There was an exceptionally low turnout, with just 750,000 people voting. Of that figure, a massive 30,000 voted for your independent list, and over 20,000 voted for you specifically. Has the ease of social media helped you reach the masses and get your message out in comparison to traditional media forms?

Certainly. I reach about 300,000 people on average with my posts, these are numbers that even traditional media have difficulty achieving today. For independent and young candidates like me, who aren’t part of a big and powerful political party, social media is one of the main channels to stand out and gain visibility among voters. Until about a decade, this was possible only through the party and via traditional media.

As a 26 year old woman, you are faced with the issues women still face today, including pink tax – how informed do you feel Croatian women are of this issue, and if they are, what do you think is the best way to get them to care about changing things?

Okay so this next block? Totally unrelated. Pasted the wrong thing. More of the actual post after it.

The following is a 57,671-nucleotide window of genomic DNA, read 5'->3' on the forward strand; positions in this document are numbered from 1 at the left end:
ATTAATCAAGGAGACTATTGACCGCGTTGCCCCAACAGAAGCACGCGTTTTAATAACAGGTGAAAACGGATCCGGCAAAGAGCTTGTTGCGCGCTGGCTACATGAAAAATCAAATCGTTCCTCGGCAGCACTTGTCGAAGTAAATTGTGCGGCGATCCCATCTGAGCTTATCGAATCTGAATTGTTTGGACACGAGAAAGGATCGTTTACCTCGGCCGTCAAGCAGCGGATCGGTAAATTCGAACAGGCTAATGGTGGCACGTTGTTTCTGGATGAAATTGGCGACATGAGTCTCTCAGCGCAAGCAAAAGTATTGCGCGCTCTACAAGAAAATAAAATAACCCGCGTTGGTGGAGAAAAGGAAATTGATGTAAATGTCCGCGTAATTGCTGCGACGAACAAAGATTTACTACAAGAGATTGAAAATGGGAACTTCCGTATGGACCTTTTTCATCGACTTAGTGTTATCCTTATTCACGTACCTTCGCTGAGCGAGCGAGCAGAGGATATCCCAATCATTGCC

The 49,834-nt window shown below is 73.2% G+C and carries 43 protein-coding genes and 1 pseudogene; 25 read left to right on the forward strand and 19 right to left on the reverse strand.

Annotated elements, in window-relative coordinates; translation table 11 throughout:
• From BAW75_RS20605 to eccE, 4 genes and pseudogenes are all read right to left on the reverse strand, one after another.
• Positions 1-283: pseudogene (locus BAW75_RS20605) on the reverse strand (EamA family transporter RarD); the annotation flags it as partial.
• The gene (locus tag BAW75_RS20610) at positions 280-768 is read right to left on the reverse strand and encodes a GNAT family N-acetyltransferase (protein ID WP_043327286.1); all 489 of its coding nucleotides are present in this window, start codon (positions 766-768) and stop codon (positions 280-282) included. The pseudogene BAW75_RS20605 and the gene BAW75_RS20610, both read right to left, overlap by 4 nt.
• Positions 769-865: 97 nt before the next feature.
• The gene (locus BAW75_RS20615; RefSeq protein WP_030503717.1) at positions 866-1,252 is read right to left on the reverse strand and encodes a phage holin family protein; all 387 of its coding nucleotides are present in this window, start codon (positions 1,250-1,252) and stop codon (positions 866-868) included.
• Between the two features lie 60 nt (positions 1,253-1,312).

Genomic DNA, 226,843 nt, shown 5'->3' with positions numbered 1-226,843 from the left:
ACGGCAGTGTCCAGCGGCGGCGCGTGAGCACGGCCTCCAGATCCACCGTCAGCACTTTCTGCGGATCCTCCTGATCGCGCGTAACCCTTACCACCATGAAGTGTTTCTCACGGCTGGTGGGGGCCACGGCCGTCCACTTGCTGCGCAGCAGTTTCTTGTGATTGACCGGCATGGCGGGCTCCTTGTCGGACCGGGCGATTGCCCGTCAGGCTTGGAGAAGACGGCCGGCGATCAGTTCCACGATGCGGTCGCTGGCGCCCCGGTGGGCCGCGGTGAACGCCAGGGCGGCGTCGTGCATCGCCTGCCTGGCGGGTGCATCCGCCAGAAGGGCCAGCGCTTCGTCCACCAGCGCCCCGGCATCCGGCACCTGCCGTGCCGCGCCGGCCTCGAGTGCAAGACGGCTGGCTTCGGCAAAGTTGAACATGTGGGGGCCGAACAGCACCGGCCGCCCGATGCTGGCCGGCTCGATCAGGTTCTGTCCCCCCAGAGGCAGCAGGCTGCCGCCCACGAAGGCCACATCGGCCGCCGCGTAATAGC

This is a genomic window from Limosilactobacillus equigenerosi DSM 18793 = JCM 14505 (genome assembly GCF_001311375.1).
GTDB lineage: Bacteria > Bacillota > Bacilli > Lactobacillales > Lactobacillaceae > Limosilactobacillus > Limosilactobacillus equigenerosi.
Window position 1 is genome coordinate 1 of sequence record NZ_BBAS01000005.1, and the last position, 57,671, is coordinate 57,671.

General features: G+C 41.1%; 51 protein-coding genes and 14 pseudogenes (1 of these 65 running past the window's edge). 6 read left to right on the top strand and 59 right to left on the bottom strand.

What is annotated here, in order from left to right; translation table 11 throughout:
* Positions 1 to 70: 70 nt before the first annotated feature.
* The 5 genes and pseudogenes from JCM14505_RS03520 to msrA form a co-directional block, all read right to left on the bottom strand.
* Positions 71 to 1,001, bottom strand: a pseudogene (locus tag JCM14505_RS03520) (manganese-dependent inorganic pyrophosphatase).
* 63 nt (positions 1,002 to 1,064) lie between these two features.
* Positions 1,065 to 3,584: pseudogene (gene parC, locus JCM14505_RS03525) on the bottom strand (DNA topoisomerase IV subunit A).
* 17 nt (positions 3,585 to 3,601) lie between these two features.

Such topics are still generally not perceived as being important. They simply “aren’t politics” for the majority of people. Women have many more problems that have yet to be put on the agenda. One of the interesting topics that we started is menstrual sick leave. Many associations are actively working on these topics, but it doesn’t reach a very large number of people. Social media and famous people beginning to talk about it is the first step in my opinion.

It has been expressed by many younger people that they feel ignored by the larger parties in Croatia. Do you feel you are filling an important void for young Croats who feel disillusioned? If so, how?

I definitely feel like that, yes. According to the data, 30% of my voters didn’t bother to go and vote at the parliamentary elections at all, that is, they abstained. I’ve received hundreds of messages from young people, but also a few older ones who systematically avoid elections, they aren’t interested in politics, and they are now voting for the first time ever. This is a small victory for young people in Croatia. I honestly do hope that this will also be a signal to the big Croatian parties to finally include young people in their policies properly, and on their lists, and to give us a chance to talk about our future where it’s actually being shaped.

Kresimir Macan believes that you communicated your message and campaign in a better way than far more experienced politicians and parties did. What formula did you use, and what were your motives for that choice?